A breath of fresh air

New course offers both math and CTE credit by combining geometry and construction


It is 11:35 a.m in a white-walled minimalist Geometry classroom. Teenage brains work to process the concept of SOHCAHTOA (sine equals opposite over hypotenuse, cosine equals adjacent over hypotenuse, tangent equals opposite over adjacent.) The complex function takes weeks–for some, months–to comprehend.

But a new course trades in pencil and paper for hammer and nails as Geometry in Construction progresses into its first RSD semester of its first year, joining over 400 other schools who have added the program, according to Scott Burke, creator of the program and Contextual Learning Concepts co-founder.

A study by Purdue University found that students gather and retain information much better when using hands-on learning, particularly with engineering and technology. Students also seem to get a boost in interest when they are not sitting at a desk all day.

“Geometry in Construction is fun,” Kiley Race (10) said. “You get to be creative with math instead of sitting in a classroom all day.”

The class is co-taught by a math teacher and a construction teacher. Michael Hanna and David Luecke share teaching responsibilities. The class is really two that meet back to back, giving the instructors the flexibility to allocate time as they see fit.

“The class defines principles for both classes together to help with student understanding,” David Luecke, industrial technology, said.

By putting the two classes together, students are able to apply what they learn in math using hands-on construction projects.

RSD is offering the course in two of the four high schools. Thirty students, both 9th and 10th graders, are enrolled in Geometry in Construction at EHS. Twenty-eight are enrolled at Rockwood Summit. Marquette and Lafayette are not offering the course this year.

Students enrolled in Geometry in Construction are able to earn both a math credit and a CTE (Career Technical Education) credit simultaneously.

“I wanted to do some sort of workshop class,” Devin Schneider (10) said. “It worked out that I could do a math class with it.”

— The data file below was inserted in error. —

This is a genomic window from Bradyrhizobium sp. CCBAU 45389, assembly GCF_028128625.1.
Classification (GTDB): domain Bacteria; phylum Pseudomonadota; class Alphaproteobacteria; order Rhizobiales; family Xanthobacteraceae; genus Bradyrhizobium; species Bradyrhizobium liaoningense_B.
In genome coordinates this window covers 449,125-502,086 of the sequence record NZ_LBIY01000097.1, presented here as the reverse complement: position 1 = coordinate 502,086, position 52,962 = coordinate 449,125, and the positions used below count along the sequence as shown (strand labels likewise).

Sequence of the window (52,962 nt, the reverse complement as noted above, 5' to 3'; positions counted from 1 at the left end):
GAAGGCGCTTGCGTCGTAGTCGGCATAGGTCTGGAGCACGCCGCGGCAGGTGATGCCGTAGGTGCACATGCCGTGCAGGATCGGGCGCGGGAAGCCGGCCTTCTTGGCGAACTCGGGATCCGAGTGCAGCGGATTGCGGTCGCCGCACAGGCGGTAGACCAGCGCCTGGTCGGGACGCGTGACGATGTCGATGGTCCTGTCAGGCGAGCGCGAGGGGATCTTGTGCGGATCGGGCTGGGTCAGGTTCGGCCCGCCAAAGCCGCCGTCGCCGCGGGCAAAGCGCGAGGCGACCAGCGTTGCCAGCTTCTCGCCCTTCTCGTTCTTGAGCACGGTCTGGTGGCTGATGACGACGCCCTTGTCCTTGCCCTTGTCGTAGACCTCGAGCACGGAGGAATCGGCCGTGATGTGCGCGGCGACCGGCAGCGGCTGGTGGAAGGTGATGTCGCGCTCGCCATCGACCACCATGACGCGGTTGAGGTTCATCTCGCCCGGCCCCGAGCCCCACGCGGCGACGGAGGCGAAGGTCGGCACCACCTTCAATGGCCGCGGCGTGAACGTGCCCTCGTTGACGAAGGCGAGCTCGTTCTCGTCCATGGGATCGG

Geometry in Construction allows students to see what they are learning rather than write it down. It creates a new level of understanding for the students, as well as a greater interest in the subject. A study from UChicago-led found ”Brain scans showed that students who took a hands-on approach to learning had activation in sensory and motor-related parts of the brain when they later thought about concepts such as angular momentum and torque.”

This class allows students to hear information and then apply it to hands-on construction activities,allowing for them to draw the connection.

“It’s fun,” Brendon Brotherton (10) said. “It’s more interactive.”

Recent activities of the class have ranged from practicing woodwork to using a floor-plan to teach geometry concepts.

“Our traditional way of teaching math teaches kids that it’s all about work. It’s all about repetition. It’s all about wracking your brain and frustrating yourself. It doesn’t look like fun,” Eric Knost, Rockwood Superintendent said. “Geometry in Construction puts that fun and excitement back into learning.”

Geometry in Construction is a two-semester class that leads up to one big project at the end of the school year.

Starting in mid-October, the class will build a fourteen by twenty-six foot tiny home. The house will be complete by May, then transported to a homeless shelter in North St. Louis. It will be built outside on the back lot by the gym entrance.

Just like in the popular HGTV show, ‘Tiny House, Big Living,’ students will get the opportunity to build a tiny house. Students will get to apply their math skills and see the impact they can have in the real world.

Students enrolled in this class have the opportunity to learn skills that they can use beyond the school doors.

Not only are students gaining credits and knowledge, but they are also helping out those in need.

Knost plans to introduce more classes with hands-on learning and real-world experience, he said.

“Anything and everything that allows students to learn by doing is the vision I have for the future of education,” Knost said.

At the end of the day, Geometry in Construction is a class that exchanges the routine classroom experience for a real-world experience.

“It’s easier, and you don’t just have to sit in a classroom all day doing pencil and paper work,” Race said. “You actually get to do hands-on activities.”